Traffic Courts Are Driving Inequality in California
For Prentiss Mayo, negative interactions with the criminal justice system are a part of life. The 34-year-old native of Oakland, California, who is black and homeless, has grown accustomed to run-ins with the law ending poorly.
“I’ve been beat up by the police, harassed,” Mayo told TakePart. “Normal stuff that a lot of people go through. But it shouldn’t be normal.”
Last September, Mayo left the train at Oakland’s Coliseum BART station, where he was meeting a friend who’d offered him a ride. Legally blind since he was assaulted and stabbed by a stranger in 2013, Mayo boarded an elevator for disabled transit riders to exit the station. When he reached ground level, police stopped him before he left the station and accused him of not paying because he hadn’t yet taken out his ticket to exit.
“I asked if they could help me sort through the papers in my pocket to find the ticket, but they told me they wouldn’t touch my stuff,” Mayo said. “Then they said, ‘If you go back in your pocket again, we’ll take you down.’ I was terrified.”
Mayo was hit with a $221 ticket for fare evasion. He was unemployed and surviving on social security checks, at the time, of roughly $800 a month, and the fine was unaffordable. In traffic court a month later, Mayo appeared before a judge to contest the fine and was denied. His failure to pay at the hearing tacked on a civil assessment fee of $300, leaving him with a bill that exceeded half his monthly income.
“The judge basically dismissed everything I was saying,” said Mayo. “He accused me of not being blind, saying, ‘You’re a good actor, but don’t you think you’ve carried on this charade long enough?’ I felt belittled—just small.” (The Superior Court of California in Alameda County did not respond to a request for comment.)
The story of Mayo’s escalating fine for a minor transit-related offense, and his inability to afford it, is commonplace in California. A study published Monday by the Lawyers’ Committee for Civil Rights of the San Francisco Bay Area, a civil legal aid organization, and several partner organizations documents the extent of the problem and its disproportionate impact on black and Latino Californians.
In San Francisco, the report’s authors found, black people make up less than 6 percent of the city’s population yet account for 49 percent of arrests made for failure to pay a fine or appear in court. Civil fines left unpaid also disproportionately lead to the suspension of driver’s licenses for black and Latino Californians, according to the study, with the highest suspension rates concentrated in neighborhoods with high poverty rates and high percentages of black or Latino residents.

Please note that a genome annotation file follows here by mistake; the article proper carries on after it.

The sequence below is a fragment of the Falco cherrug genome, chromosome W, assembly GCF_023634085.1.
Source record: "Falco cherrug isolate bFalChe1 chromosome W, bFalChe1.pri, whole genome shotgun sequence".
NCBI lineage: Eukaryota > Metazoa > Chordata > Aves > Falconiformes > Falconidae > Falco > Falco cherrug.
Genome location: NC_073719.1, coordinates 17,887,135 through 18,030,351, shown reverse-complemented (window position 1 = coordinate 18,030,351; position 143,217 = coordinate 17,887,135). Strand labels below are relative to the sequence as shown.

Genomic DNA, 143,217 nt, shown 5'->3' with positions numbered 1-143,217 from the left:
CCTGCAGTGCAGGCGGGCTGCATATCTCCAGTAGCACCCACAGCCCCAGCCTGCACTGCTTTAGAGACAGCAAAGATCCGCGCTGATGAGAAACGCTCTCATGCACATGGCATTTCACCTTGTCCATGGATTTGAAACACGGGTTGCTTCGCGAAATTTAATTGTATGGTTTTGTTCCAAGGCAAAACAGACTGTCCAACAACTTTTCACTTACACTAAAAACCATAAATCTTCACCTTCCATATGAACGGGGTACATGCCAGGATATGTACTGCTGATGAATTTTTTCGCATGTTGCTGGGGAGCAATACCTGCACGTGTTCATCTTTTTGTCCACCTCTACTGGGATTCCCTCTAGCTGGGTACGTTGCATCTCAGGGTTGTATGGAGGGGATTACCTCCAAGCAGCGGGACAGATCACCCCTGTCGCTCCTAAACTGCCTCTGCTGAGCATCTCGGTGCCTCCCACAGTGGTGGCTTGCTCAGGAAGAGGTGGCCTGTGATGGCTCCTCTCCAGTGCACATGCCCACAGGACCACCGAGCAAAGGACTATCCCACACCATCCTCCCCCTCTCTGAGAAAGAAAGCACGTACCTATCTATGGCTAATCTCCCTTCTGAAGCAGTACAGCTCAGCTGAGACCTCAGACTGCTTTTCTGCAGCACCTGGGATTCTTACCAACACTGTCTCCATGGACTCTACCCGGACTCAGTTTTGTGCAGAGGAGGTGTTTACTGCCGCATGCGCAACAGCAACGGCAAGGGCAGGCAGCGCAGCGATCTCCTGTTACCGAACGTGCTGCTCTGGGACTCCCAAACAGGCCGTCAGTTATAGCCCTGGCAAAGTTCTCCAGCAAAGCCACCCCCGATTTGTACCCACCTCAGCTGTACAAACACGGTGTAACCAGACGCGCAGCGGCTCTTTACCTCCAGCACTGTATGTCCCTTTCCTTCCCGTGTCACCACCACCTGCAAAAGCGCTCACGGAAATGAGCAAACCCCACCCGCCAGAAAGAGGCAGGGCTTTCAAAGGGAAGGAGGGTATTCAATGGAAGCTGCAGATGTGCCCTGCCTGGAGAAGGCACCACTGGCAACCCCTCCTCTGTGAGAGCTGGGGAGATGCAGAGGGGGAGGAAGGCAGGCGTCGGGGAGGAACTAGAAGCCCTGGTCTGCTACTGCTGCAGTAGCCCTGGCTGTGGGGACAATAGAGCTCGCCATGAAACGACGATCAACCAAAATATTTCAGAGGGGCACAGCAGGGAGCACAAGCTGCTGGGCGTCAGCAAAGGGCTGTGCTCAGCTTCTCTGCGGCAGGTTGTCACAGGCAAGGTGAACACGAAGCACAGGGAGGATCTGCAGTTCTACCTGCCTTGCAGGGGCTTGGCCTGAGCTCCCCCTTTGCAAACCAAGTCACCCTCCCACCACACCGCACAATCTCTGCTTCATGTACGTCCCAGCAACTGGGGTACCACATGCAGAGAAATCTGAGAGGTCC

“Not only do we know that these fines and fees are harming people economically; we now also have really clear evidence that it’s highly disproportionately racially impactful,” said coauthor Michael Herald of the Western Center on Law and Poverty. “There’s a very consistent pattern where police are stopping blacks in particular at a far higher rate than they do white residents.”
For low-income residents like Mayo, unaffordable fines for low-level violations can set off a cascade of negative consequences.
On top of a fee like the one imposed on Mayo, Herald said, “if you’re a low-income person on food stamps and you can’t afford to make the payments, the judge will take your license away.” That leads to difficulty getting to work in transit-challenged California.
The downward spiral caught the attention of California Gov. Jerry Brown, who last year described the debt trap created by the state’s traffic fine system as “a hellhole of desperation.” In October, Brown launched an amnesty program that allows drivers in a specific low-income bracket to pay 50 to 80 percent of their debt and also offers installment plans for some indebted residents. But according to Herald, the fees are still too high for many, and the problem persists.
If the dilemma sounds familiar, that’s because it’s happening around the country. In the week after Michael Brown was shot and killed by a police officer in Ferguson, Missouri, in August 2014, a report was published documenting a pattern of St. Louis County courts charging excessive fines and fees for low-level offenses. The findings shined a light on the national problem of municipalities generating significant revenue from low-level offenses such as minor traffic violations. As fines and fees stack up, low-income people of color are most likely to wind up in debt or behind bars.
In March of this year, the Department of Justice put the states on notice in a letter that urged state and local jurisdictions to assess whether or not individuals had willfully failed to pay a fine or fee and to consider their indigency status. The letter noted how fines and fees contribute to the cycle of poverty and called on local courts not to use license suspensions to punish drivers with unpaid fees and compel payment.
Though municipal and traffic court judges have discretion to adjust fees on an individual basis or replace them with community service, it rarely happens, according to Mari Castaldi of the East Bay Community Law Center, which has twice appealed Mayo’s case without success.
“The judges are generally unwilling to entertain a discussion of why someone can’t pay,” Castaldi told TakePart. “The safeguard of a judge’s discretion isn’t really happening on the individual level.”